Sometimes it takes miles to give up resistance,
though the mirror shows a body unresisting, shows
perhaps something to admire. Others may.
A body without difficulty loosening, breaking
its own willfulness, cracking itself
like a rusted bolt that finally begins to turn.
A body that turns. Toward openness, fantasy,
those desires of and not of the body. Sometimes
I notice a powerful man engaged steadily
repeating difficult action: folding himself, his tight
skin, over and over, lifting a declined torso
or pulling up a suspended trunk, and think,
how neat, how controlled to be inside that body.
I struggle not to stare, grip myself not to lose myself
inside the thought of being inside that body.
I can never get there I know because it is
the image I want, the veneer of muscle
having taken primacy from mind, now first
among equals: bicep, abdominal, quadricep,
the launch after launch of a perpetual run.
I want the image even when I am it, or nearly it—
because even then, I am also that other thing,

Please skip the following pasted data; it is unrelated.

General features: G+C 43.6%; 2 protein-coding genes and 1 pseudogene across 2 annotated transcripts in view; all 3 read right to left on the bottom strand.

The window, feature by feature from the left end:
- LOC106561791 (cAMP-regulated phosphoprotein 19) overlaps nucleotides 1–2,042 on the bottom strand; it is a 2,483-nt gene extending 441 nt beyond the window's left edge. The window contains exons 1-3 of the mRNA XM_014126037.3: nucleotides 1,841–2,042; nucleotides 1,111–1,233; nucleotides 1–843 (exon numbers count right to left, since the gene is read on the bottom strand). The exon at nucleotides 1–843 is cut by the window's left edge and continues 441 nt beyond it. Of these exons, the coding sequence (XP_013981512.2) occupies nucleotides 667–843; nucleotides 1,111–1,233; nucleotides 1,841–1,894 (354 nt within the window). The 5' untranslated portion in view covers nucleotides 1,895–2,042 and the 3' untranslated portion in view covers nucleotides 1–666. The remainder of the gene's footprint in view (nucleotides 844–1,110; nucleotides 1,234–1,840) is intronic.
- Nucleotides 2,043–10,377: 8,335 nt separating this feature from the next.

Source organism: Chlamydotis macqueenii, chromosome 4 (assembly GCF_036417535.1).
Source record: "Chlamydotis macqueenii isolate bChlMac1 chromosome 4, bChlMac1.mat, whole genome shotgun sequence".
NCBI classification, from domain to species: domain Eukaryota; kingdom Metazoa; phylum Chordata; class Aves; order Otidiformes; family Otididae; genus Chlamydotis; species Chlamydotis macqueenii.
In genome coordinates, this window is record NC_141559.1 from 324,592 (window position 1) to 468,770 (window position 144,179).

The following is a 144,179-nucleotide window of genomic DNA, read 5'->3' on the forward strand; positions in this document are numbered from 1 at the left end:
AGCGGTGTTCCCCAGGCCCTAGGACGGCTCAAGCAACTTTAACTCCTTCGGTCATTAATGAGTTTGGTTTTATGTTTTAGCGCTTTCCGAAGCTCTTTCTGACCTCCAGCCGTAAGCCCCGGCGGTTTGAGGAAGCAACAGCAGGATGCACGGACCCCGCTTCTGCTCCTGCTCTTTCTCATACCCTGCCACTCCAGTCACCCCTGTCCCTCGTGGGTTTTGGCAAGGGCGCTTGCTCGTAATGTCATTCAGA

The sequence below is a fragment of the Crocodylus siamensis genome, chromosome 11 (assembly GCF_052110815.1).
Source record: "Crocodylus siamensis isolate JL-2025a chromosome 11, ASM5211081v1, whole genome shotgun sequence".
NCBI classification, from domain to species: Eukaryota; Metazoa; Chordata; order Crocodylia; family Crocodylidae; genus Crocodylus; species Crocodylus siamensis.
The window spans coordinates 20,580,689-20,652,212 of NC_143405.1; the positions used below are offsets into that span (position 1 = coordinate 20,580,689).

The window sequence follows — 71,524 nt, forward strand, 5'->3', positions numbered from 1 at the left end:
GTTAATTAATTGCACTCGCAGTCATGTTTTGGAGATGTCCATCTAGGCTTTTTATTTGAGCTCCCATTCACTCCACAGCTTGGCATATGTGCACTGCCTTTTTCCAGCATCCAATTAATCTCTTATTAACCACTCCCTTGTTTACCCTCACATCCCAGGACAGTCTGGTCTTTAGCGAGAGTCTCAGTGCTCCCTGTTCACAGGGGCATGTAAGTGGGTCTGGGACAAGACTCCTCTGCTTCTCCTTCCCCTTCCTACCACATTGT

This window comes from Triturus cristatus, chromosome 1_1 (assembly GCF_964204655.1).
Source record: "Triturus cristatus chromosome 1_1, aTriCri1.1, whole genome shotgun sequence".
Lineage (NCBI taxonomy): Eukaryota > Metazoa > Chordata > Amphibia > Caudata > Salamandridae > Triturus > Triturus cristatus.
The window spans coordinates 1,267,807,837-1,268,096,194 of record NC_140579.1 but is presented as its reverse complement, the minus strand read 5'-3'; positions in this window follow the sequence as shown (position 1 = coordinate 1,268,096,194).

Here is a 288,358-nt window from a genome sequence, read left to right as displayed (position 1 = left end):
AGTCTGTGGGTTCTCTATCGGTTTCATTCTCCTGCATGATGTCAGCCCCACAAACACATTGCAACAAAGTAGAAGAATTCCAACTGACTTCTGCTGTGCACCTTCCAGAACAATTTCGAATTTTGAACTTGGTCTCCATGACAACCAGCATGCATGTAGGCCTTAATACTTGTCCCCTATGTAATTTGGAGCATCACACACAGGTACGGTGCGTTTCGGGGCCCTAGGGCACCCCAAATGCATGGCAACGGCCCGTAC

self-conscious, burdened, struggling for movement.
If there is a link between God and animals—
the way He identifies with the so much
that isn’t us, as He had to have, to have made them—
it must be in the body enacting will immediate
through movement, as if with a word
creating a world (enacting creation immediate
through speech). Which is to say, this is my time
of prayer, my only time: miles in, as long
as it takes for the body to relinquish resistance.
Bright, public, surrounded by others who move
toward better movement. And all the while seeing
in a wall of mirrors that image of myself, deer,
horse, running close kin to breathing, motion
necessary to survival, perfect image of a man
that I’m merely a self-conscious copy of.
I pray for things, of course, for myself
and for those whose pain touches me, selfish
and unselfish prayers for intimates and strangers.
I pray for the runner in the mirror, too, sleek, easy
animal, unselfconscious and present, and absent
as a god, the man who could almost be me,
who I do my best to rush toward. I pray that
one day, by His grace, we may meet.
Benjamin S. Grossberg